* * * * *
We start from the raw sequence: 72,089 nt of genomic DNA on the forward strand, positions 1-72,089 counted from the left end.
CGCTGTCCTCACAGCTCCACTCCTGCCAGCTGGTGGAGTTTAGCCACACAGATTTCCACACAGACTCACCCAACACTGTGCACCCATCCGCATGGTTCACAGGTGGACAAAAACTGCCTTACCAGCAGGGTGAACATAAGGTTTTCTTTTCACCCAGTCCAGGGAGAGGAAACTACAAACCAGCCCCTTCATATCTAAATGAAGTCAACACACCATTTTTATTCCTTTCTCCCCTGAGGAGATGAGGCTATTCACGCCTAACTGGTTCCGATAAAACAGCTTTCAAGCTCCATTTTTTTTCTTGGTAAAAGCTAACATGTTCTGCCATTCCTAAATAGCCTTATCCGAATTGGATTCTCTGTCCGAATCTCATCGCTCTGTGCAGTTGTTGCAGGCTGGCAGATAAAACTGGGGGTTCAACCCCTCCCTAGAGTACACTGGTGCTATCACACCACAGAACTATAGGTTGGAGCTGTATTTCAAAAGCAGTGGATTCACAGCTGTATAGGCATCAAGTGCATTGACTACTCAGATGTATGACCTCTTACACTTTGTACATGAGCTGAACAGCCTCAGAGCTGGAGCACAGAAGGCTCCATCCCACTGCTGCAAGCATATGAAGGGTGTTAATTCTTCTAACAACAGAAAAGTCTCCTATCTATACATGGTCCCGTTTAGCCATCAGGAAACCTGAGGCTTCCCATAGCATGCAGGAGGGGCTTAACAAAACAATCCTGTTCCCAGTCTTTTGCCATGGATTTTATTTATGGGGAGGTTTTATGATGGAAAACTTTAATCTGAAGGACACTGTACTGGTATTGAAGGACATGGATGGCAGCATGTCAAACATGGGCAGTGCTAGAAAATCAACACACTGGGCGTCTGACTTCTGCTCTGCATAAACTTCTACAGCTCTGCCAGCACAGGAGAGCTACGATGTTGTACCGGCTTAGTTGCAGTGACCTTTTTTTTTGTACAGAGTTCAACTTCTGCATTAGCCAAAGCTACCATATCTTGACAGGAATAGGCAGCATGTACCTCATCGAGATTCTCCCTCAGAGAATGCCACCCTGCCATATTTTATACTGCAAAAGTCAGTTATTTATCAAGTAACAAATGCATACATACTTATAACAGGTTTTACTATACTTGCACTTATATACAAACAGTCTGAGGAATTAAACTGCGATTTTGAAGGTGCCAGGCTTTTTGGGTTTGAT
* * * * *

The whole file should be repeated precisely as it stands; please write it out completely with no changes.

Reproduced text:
We start from the raw sequence: 72,089 nt of genomic DNA on the forward strand, positions 1-72,089 counted from the left end.
CGCTGTCCTCACAGCTCCACTCCTGCCAGCTGGTGGAGTTTAGCCACACAGATTTCCACACAGACTCACCCAACACTGTGCACCCATCCGCATGGTTCACAGGTGGACAAAAACTGCCTTACCAGCAGGGTGAACATAAGGTTTTCTTTTCACCCAGTCCAGGGAGAGGAAACTACAAACCAGCCCCTTCATATCTAAATGAAGTCAACACACCATTTTTATTCCTTTCTCCCCTGAGGAGATGAGGCTATTCACGCCTAACTGGTTCCGATAAAACAGCTTTCAAGCTCCATTTTTTTTCTTGGTAAAAGCTAACATGTTCTGCCATTCCTAAATAGCCTTATCCGAATTGGATTCTCTGTCCGAATCTCATCGCTCTGTGCAGTTGTTGCAGGCTGGCAGATAAAACTGGGGGTTCAACCCCTCCCTAGAGTACACTGGTGCTATCACACCACAGAACTATAGGTTGGAGCTGTATTTCAAAAGCAGTGGATTCACAGCTGTATAGGCATCAAGTGCATTGACTACTCAGATGTATGACCTCTTACACTTTGTACATGAGCTGAACAGCCTCAGAGCTGGAGCACAGAAGGCTCCATCCCACTGCTGCAAGCATATGAAGGGTGTTAATTCTTCTAACAACAGAAAAGTCTCCTATCTATACATGGTCCCGTTTAGCCATCAGGAAACCTGAGGCTTCCCATAGCATGCAGGAGGGGCTTAACAAAACAATCCTGTTCCCAGTCTTTTGCCATGGATTTTATTTATGGGGAGGTTTTATGATGGAAAACTTTAATCTGAAGGACACTGTACTGGTATTGAAGGACATGGATGGCAGCATGTCAAACATGGGCAGTGCTAGAAAATCAACACACTGGGCGTCTGACTTCTGCTCTGCATAAACTTCTACAGCTCTGCCAGCACAGGAGAGCTACGATGTTGTACCGGCTTAGTTGCAGTGACCTTTTTTTTTGTACAGAGTTCAACTTCTGCATTAGCCAAAGCTACCATATCTTGACAGGAATAGGCAGCATGTACCTCATCGAGATTCTCCCTCAGAGAATGCCACCCTGCCATATTTTATACTGCAAAAGTCAGTTATTTATCAAGTAACAAATGCATACATACTTATAACAGGTTTTACTATACTTGCACTTATATACAAACAGTCTGAGGAATTAAACTGCGATTTTGAAGGTGCCAGGCTTTTTGGGTTTGAT